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  1. #1
    Join Date
    Dec 2008
    Posts
    3

    Question wide plank floors

    I am in the process of building a log home with radiant (in the floor joists) through the house. My wife likes the rustic look of wide plank pine floors and although cheaper and quicker to install than narrow plank hard wood I am concerned with how the wide planks of soft wood would react to the heat (buckling ect). The floor itself will be sitting on 1/2" ply sub-floor which will be sitting on 3/4" ADVANDECs deck which is guarranteed water proof. The 1/2" PEXa will be suspended by clips/traks under everying 8" on center between the joists.

    Should I be concerned with cupping/warping or is the fact that the PEXa is under everything and not in the floor enough to negate my worries.

  2. #2
    Join Date
    Aug 2008
    Location
    Fairfax, VA
    Posts
    76

    Arrow Re: wide plank floors

    I hope you get an answer on this, as I just recently had a friend as me a similar thing, and I don't know either.

    I have worked with radiant heat under concrete floors and tile floors, but not wood.

    NOVA Pros

  3. #3
    Join Date
    Jun 2007
    Location
    Fayette County, Ohio
    Posts
    5,836

    Default Re: wide plank floors

    Cupping is caused by one side being exposed to moisture that the other side isn't. If you have a good moisture bearer, heat alone will not cause cupping.
    Jack
    Be sure you live your life, because you are a long time dead.-Scottish Proverb

  4. #4
    Join Date
    Jun 2007
    Location
    Coventry, RI
    Posts
    340

    Default Re: wide plank floors

    Radiant heat floors should not get much above 85 degrees so heat should not be an issue with your floors. Of course no matter what the wide pine is going to move quite a bit with the changes in the seasons. I did use an engineered floor in my house when I put in radiant and that has worked out very well. A flooring dealer in your area could probably give you advice on what has worked well over radiant. Hope this helps you out.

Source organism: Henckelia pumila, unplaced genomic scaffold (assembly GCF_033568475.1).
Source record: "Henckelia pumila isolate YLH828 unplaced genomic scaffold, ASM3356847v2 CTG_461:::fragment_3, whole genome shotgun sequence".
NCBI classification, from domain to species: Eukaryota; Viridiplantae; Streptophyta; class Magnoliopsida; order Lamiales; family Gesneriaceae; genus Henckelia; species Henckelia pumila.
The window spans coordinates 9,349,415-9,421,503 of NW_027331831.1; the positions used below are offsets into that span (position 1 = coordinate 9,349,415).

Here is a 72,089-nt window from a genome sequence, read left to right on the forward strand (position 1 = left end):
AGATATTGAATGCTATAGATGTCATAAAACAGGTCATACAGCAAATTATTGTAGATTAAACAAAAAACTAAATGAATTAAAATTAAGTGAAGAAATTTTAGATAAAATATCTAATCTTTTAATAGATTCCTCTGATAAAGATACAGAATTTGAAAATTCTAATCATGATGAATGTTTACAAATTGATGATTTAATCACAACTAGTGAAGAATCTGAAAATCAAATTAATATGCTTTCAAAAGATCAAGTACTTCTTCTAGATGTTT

Mike

  5. #5
    Join Date
    Jan 2008
    Posts
    731

    Default Re: wide plank floors

    Quote Originally Posted by Rooster007 View Post
    I am in the process of building a log home with radiant (in the floor joists) through the house. My wife likes the rustic look of wide plank pine floors and although cheaper and quicker to install than narrow plank hard wood I am concerned with how the wide planks of soft wood would react to the heat (buckling ect). The floor itself will be sitting on 1/2" ply sub-floor which will be sitting on 3/4" ADVANDECs deck which is guarranteed water proof. The 1/2" PEXa will be suspended by clips/traks under everying 8" on center between the joists.

    Should I be concerned with cupping/warping or is the fact that the PEXa is under everything and not in the floor enough to negate my worries.
    Frankly I'm confused by subfloor layering. If anything the advantech would go on the joists first then ply for better holding power for the hardwood fasteners but why the three-layers and then under the floor hydronic?

    Second, this is the first I've heard that Advantech was guaranteed waterPROOF, Unless they've come out with a new product, I don't think so. Supposedly more water resistant not to swell from direct water like regular particle board or OSB but really why are you using this? it has more resins and wax to offgas/discolor, make odors especially with under the floor between the joists hydronic especially if your building from scratch, why do this? With wider plank flooring I wouldn't trust OSB or advantech to hold fasteners, strips yes but planks, no, I don't care what they say in their tests I wouldn't trust it to hold bite especially with under the floor radiant heat.

    Whats with the waterproof concerns anyway with hydronic heat and wood floors overtop if you're doing UNDER THE FLOOR heating?

    heck I'd go with in-floor heating combination structural sub floor panel like Warmboard and have a more efficient and responsive radiant floor and stronger subfloor and save the extra step/layers and the 1/4"; OR just go with thicker plywood subfloor with under the floor radiant and skip the extra layer advantech all together - and use the money saved for better reflective foiled board insulation underneath and to buy the tarps needed to protect the subfloor from rain/snow water during construction, since you'd still need those for advantech anyway.

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